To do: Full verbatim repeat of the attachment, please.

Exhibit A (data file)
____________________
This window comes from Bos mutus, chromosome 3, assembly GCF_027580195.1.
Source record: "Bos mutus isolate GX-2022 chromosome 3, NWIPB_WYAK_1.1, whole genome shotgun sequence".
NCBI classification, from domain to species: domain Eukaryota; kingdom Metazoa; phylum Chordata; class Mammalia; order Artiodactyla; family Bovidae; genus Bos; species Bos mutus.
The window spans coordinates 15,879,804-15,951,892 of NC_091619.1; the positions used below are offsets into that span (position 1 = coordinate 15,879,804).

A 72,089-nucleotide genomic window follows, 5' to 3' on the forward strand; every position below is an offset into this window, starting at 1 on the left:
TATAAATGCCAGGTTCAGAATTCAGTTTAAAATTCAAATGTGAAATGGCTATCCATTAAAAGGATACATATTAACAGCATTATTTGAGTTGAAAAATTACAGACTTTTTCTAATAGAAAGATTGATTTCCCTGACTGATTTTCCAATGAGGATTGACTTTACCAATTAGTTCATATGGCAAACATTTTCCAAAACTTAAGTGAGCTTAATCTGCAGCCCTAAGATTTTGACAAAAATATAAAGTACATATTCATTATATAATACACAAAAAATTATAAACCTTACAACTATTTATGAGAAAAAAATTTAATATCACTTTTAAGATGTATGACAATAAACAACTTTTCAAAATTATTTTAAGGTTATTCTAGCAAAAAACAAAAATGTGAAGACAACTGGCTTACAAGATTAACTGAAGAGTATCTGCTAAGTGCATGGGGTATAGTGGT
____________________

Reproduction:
This window comes from Bos mutus, chromosome 3, assembly GCF_027580195.1.
Source record: "Bos mutus isolate GX-2022 chromosome 3, NWIPB_WYAK_1.1, whole genome shotgun sequence".
NCBI classification, from domain to species: domain Eukaryota; kingdom Metazoa; phylum Chordata; class Mammalia; order Artiodactyla; family Bovidae; genus Bos; species Bos mutus.
The window spans coordinates 15,879,804-15,951,892 of NC_091619.1; the positions used below are offsets into that span (position 1 = coordinate 15,879,804).

A 72,089-nucleotide genomic window follows, 5' to 3' on the forward strand; every position below is an offset into this window, starting at 1 on the left:
TATAAATGCCAGGTTCAGAATTCAGTTTAAAATTCAAATGTGAAATGGCTATCCATTAAAAGGATACATATTAACAGCATTATTTGAGTTGAAAAATTACAGACTTTTTCTAATAGAAAGATTGATTTCCCTGACTGATTTTCCAATGAGGATTGACTTTACCAATTAGTTCATATGGCAAACATTTTCCAAAACTTAAGTGAGCTTAATCTGCAGCCCTAAGATTTTGACAAAAATATAAAGTACATATTCATTATATAATACACAAAAAATTATAAACCTTACAACTATTTATGAGAAAAAAATTTAATATCACTTTTAAGATGTATGACAATAAACAACTTTTCAAAATTATTTTAAGGTTATTCTAGCAAAAAACAAAAATGTGAAGACAACTGGCTTACAAGATTAACTGAAGAGTATCTGCTAAGTGCATGGGGTATAGTGGT